Texas Primer: Barbed Wire
They say the six-gun won the West, but in fact, a strand of wire did.
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Breathes there a native Texan who has never snagged a pair of jeans on a strand of barbed wire? Today barbed wire seems a natural part of the Texas landscape, but to our great-great-grandparents it was anathema. Once called the devil’s hatband, it brought controversy, bloodshed, and ultimately, civilization.
No one person invented barbed wire, but it was Joseph F. Glidden of De Kalb, Illinois, who first applied for a specific patent in 1873. His original double-strand design, the Winner, lived up to its name; it is the best-selling barbed wire of all time. Glidden was also the winner in a welter of litigation that reached all the way to the Supreme Court after some dozen other inventors claimed legal priority.
With wounds of the Civil War still fresh, Texans at first regarded the Yankee invention with suspicion. Under the unwritten law of the open range, Texas’ grass and water belonged to all and could be freely used for livestock. If barbed wire was allowed to slice up the countryside, landowners could strip their neighbors of grazing and watering rights, and fences would block the drive to market. Worse, farmers might get the idea that they were welcome in cow country.
Inevitably, though, men of foresight and wealth, such as cattle barons Charles Goodnight and Shanghai Pierce, recognized the new material’s potential. Neither bulky nor flimsy, barbed wire was cheaper than wood and easier to erect, and it could withstand the extremes of Texas weather. Most important, it would allow ranchers to selectively breed their stock by fencing out strays. Soon barbed-wire fences were everywhere, and sure enough, the small cowman was the victim; the open range was gone.
By 1883, fence cutting was rampant. At night, gangs snipped wire to let herds through or merely to retaliate against the fence stringers for barring their way. From his ranch in Frio and Me-dina counties—fence-cutting hot spots—the legendary Bigfoot Wallace lamented that barbed wire was “startin’ in to play hell with Texas.” Governor John Ireland sent out the Rangers to quash the rising violence and called a special session of the Legislature. Fence cutting became a felony, and barbed wire became a fixture. In time, pliers and staples for laying and mending fences became as essential to the cowboy as his horse and rope. But barbed wire still created problems. The worst was its use in the drift fence, wire strung along the south end of a ranch to prevent the drift of cattle during the winter. Caught between instinct and the wire, cattle piled up against drift fences and froze by the thousands in the “big die-ups” of the 1880’s. Another problem was “vicious” wire, which had razor-edged barbs that could gash and cripple. Too dangerous for the range, it later made a comeback on modern battlefields.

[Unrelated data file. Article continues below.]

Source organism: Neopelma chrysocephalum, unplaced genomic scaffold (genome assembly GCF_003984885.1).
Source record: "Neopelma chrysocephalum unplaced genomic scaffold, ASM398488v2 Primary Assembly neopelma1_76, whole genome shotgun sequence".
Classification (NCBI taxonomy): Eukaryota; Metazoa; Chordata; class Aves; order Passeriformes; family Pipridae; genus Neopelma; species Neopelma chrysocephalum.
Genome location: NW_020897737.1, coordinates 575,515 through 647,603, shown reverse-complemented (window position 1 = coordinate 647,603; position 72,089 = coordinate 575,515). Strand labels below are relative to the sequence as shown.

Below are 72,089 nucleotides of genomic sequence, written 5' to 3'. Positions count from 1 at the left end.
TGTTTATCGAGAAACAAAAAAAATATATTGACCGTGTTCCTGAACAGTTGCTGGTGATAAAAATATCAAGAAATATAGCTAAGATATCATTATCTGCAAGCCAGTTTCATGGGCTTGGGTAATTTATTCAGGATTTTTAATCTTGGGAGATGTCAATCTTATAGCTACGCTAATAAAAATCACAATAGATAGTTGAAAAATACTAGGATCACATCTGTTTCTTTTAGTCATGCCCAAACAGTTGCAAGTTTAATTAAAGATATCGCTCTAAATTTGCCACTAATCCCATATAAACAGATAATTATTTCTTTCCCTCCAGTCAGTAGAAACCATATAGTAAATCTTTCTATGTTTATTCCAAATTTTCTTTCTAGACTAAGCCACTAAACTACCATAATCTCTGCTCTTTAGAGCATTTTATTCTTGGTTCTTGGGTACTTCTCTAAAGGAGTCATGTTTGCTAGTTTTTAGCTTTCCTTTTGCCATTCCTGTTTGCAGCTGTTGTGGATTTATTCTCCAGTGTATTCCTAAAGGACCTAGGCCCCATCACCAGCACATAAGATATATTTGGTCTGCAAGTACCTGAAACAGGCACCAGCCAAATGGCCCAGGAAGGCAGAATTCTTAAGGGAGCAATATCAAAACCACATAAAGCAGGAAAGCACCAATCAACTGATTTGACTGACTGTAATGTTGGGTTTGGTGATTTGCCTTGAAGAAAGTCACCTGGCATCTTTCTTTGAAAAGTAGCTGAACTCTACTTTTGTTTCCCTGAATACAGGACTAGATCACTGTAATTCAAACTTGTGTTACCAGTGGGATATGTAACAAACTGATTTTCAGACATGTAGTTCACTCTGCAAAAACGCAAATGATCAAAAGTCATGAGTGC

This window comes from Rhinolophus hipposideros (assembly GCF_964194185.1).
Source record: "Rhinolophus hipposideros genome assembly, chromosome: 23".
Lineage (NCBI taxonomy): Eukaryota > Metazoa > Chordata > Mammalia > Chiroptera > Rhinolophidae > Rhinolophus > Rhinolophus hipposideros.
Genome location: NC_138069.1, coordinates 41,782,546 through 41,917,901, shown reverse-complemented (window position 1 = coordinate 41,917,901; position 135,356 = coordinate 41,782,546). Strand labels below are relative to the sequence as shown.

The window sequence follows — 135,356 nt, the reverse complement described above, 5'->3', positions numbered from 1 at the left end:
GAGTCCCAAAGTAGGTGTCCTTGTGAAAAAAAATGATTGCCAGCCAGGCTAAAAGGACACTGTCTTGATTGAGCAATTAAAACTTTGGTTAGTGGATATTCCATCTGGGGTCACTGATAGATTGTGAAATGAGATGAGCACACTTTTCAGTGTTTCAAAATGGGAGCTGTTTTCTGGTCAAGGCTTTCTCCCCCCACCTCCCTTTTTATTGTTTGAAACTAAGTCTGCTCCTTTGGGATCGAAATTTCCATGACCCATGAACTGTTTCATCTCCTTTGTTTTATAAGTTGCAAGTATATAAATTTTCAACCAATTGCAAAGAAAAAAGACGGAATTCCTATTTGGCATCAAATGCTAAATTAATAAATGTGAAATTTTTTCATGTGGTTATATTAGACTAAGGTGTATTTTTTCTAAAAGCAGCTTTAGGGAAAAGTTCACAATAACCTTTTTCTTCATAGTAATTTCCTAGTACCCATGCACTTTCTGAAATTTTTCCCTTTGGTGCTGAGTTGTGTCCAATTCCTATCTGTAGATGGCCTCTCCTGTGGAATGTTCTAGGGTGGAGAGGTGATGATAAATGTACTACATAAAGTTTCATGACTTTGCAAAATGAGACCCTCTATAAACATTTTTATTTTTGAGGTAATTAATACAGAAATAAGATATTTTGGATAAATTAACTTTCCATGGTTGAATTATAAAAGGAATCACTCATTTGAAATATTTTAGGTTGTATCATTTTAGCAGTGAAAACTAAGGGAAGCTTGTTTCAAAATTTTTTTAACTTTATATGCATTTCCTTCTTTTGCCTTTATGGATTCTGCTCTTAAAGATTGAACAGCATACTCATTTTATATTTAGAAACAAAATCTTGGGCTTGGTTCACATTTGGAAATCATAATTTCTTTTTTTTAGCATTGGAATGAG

By the 1890’s a thousand varieties of barbed wire had sprung up, including Baker Perfect (the number two wire of all time), the Brotherton Barb (number three), Split Diamond, Hold-Fast, Twist Oval, Buckthorn, Spur-Rowel, Necktie, Arrow Plate, and buffalo wire. These nostalgic names are kept alive by the 250 members of the Texas Barbed Wire Collectors Association, who still see color and drama in something the rest of us regard as no more exciting than a telephone pole. Urban Texans don’t have much cause to mention “bob wahr” except to show off their accent when there’s a Yankee around.
Barbed wire remade Texas. Once an empire of grass and cattle, Texas slowly became a patchwork of ranches and farms, stitched together by miles and miles of wicked-looking wire. There are still seas of grass in Texas—islands, really—where thousands of head of cattle run unchecked. But such untouched stretches are rare, and barbed wire no longer threatens those reminders of the open range; it preserves them.